The Opium Wars between Britain and Hong Kong have been called the First Drug War.
The roots of the First Drug War are in the year 1841, when the British flag was raised over a little known Chinese Island off the coast of Guangzhou that would come to be known as Hong Kong as the later scene of the subsequent Opium Wars.
The British triumph over Hong Kong was a source of shame and humiliation for the once proud Chinese Imperial Qing Dynasty rich in Tea, Porcelain and Silk, all of which were in great demand throughout the British Empire and the last thing they had anticipated is that their once proud Nation would one day succumb to British invasion as a result of the Opium Wars now regarded as History’s First Drug War.
Reasons For British Occupation Of Hong Kong Leading Up To The Opium Wars
Before the Opium Wars, intense British interest in China had led to an extraordinary 1757 decree by the Chinese Emperor requiring that British Traders seeking to trade with China could only do so from the port of Canton.
The First Drug War in History can be explained by the fact that although the British East India Company had built a factory in Canton, by 1800 it was importing more than 20 million Pounds of Tea leaf per year because of a growing Trade deficit caused by a greater demand for Chinese Tea than the goods produced by the British Factories at Canton for sale to the Chinese.
This required the British to spend large amounts of their Silver reserves on Chinese goods which was probably the reason the British East India Company resorted to an ingenious solution to the rising Trade deficit by provoking China into History’s First Drug War now known as the Opium Wars.
The British sowed the seeds for the First Drug War when the British brought in highly addictive Opium from the British Colony of Bengal for sale to the Chinese to create strong demand for a British product that would rival the British demand for Chinese Tea.
Opium was still illegal in China, and so the British East India Company resorted to using private Indian Companies that would smuggle Opium into China and return with the Profits in an illegal drug smuggling operation intended to provoke China into what we would later call the Opium Wars.
British Opium Trader William Jardine and his associates were in control of this illegal Opium Drug Trade that led the Opium Wars.
These British Traders flourished and made a fortune from the Chinese Opium Trade, and a year later, the British Parliament revoked the British East India Company’s trade monopoly in China which enabled Independent Traders like Jardine to grow their presence in China even further escalating the tensions with China that would later erupt into History’s First Drug War.
The tensions that caused the Opium Wars were escalated because British Opium Traders like Jardine subverted Chinese Law by storing their Opium offshore allowing them to technically argue that they were not directly selling Opium on Chinese soil.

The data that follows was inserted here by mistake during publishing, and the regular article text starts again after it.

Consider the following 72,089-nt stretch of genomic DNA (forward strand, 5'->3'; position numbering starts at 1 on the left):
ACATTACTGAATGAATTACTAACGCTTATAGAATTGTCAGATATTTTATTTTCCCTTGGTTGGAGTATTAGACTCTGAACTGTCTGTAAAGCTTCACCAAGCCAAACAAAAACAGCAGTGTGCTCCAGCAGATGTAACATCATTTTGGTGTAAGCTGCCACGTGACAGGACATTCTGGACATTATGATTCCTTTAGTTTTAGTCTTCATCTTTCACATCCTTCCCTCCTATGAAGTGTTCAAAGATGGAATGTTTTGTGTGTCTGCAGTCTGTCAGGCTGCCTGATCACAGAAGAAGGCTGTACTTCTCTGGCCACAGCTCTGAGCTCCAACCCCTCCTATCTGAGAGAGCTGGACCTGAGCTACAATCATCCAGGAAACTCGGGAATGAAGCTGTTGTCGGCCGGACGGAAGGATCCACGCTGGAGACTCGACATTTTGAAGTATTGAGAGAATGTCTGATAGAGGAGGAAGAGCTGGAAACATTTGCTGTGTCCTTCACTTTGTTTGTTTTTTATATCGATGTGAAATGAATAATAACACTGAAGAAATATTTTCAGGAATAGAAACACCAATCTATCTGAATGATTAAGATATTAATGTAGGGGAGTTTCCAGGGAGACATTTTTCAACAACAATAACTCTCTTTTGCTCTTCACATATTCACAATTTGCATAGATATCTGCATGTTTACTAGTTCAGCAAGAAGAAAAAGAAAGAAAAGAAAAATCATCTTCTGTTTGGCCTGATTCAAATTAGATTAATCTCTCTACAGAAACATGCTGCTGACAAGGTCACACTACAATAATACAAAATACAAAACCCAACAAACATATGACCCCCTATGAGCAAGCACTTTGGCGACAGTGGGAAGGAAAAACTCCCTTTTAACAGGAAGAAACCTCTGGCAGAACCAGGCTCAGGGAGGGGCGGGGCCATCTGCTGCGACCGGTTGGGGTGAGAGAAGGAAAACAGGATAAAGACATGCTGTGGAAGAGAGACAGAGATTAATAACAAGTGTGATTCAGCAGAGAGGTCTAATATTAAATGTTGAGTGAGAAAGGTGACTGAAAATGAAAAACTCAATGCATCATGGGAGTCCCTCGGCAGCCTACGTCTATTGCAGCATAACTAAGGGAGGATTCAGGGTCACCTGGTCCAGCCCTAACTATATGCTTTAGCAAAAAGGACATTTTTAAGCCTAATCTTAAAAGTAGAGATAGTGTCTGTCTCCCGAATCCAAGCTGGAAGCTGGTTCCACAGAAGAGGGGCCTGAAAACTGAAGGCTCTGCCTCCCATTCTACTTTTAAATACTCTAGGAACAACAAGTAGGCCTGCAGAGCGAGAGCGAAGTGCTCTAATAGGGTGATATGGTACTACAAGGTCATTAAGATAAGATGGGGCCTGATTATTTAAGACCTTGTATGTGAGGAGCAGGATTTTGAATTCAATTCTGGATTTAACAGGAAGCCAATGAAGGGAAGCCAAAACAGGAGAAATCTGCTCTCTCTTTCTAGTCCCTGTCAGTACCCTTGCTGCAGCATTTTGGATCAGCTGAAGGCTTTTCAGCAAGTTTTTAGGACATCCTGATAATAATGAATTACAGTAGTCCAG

Soon after, the smuggled British Opium created a nation-wide addiction health epidemic in China which prompted the Chinese to take measures to stop the Opium Trade at all costs. As a result, the Chinese confiscated and burnt tonnes of British Opium, and it is this protective step taken by the Chinese that would lead inescapably to the Opium Wars that were in the interests of the British to provoke.
British Traders responded to the Chinese seizure of their Opium by demanding compensation from either the Chinese or British Government, and when it was not paid by either, prominent British Opium Traders lobbied the British Government to go to War with China.
The British demands were unacceptable to the Chinese and probably designed to force China’s hand into History’s First Drug War as British Traders demanded firstly that the financial value of all the Opium burned by the Chinese be compensated in full. Secondly, that four new ports be open to British Trade be established in China.
Thirdly, the British demanded that if China wanted to avoid War over the seized Opium, then an island off the coast of China be ceded to the British Crown to be used as a permanent base where British Companies could operate under British Law, rather than be subject to Chinese Law.
When China refused to accede to these demands, the British Empire declared War on China, sparking History’s First Drug War or the First Opium War which the British had won by 1841.
After the Chinese lost the First Opium War, the demands of the British were met by the defeated Chinese, and the island known as ‘Fragrant Harbour” to local Chinese Fishermen became the British territorry known as Hong Kong.
The new British Island would prove to be a bonanza when it rose to be the hugley succesful modern Metropolis of Hong Kong which may not have existed at all were it not for the Opium Trade which resulted in History’s First Drug War we now refer as the Opium Warw.